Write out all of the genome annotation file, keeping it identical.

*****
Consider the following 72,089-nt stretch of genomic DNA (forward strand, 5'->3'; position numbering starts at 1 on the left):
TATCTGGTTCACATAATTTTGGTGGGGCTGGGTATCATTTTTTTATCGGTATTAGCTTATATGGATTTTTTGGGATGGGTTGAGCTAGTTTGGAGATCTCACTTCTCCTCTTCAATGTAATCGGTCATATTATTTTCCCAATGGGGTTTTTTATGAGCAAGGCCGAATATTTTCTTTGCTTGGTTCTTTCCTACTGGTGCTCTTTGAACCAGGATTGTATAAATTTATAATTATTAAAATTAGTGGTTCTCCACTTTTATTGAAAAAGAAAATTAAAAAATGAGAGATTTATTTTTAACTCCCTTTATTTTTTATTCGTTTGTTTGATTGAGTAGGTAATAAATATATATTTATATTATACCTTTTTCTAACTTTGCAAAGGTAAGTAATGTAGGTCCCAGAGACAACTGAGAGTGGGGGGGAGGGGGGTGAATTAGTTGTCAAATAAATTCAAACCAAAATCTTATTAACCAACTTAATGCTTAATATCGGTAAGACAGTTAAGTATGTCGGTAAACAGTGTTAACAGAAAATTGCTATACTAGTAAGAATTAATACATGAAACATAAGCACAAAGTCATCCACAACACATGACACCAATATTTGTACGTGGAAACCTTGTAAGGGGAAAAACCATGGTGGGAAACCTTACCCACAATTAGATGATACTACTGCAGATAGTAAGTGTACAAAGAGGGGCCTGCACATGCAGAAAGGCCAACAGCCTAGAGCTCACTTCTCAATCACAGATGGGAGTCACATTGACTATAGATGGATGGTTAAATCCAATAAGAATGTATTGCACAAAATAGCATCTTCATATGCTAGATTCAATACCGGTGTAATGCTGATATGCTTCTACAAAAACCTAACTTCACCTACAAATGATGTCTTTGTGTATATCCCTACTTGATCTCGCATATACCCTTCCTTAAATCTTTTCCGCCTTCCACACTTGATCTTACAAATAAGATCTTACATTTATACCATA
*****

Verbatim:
Consider the following 72,089-nt stretch of genomic DNA (forward strand, 5'->3'; position numbering starts at 1 on the left):
TATCTGGTTCACATAATTTTGGTGGGGCTGGGTATCATTTTTTTATCGGTATTAGCTTATATGGATTTTTTGGGATGGGTTGAGCTAGTTTGGAGATCTCACTTCTCCTCTTCAATGTAATCGGTCATATTATTTTCCCAATGGGGTTTTTTATGAGCAAGGCCGAATATTTTCTTTGCTTGGTTCTTTCCTACTGGTGCTCTTTGAACCAGGATTGTATAAATTTATAATTATTAAAATTAGTGGTTCTCCACTTTTATTGAAAAAGAAAATTAAAAAATGAGAGATTTATTTTTAACTCCCTTTATTTTTTATTCGTTTGTTTGATTGAGTAGGTAATAAATATATATTTATATTATACCTTTTTCTAACTTTGCAAAGGTAAGTAATGTAGGTCCCAGAGACAACTGAGAGTGGGGGGGAGGGGGGTGAATTAGTTGTCAAATAAATTCAAACCAAAATCTTATTAACCAACTTAATGCTTAATATCGGTAAGACAGTTAAGTATGTCGGTAAACAGTGTTAACAGAAAATTGCTATACTAGTAAGAATTAATACATGAAACATAAGCACAAAGTCATCCACAACACATGACACCAATATTTGTACGTGGAAACCTTGTAAGGGGAAAAACCATGGTGGGAAACCTTACCCACAATTAGATGATACTACTGCAGATAGTAAGTGTACAAAGAGGGGCCTGCACATGCAGAAAGGCCAACAGCCTAGAGCTCACTTCTCAATCACAGATGGGAGTCACATTGACTATAGATGGATGGTTAAATCCAATAAGAATGTATTGCACAAAATAGCATCTTCATATGCTAGATTCAATACCGGTGTAATGCTGATATGCTTCTACAAAAACCTAACTTCACCTACAAATGATGTCTTTGTGTATATCCCTACTTGATCTCGCATATACCCTTCCTTAAATCTTTTCCGCCTTCCACACTTGATCTTACAAATAAGATCTTACATTTATACCATA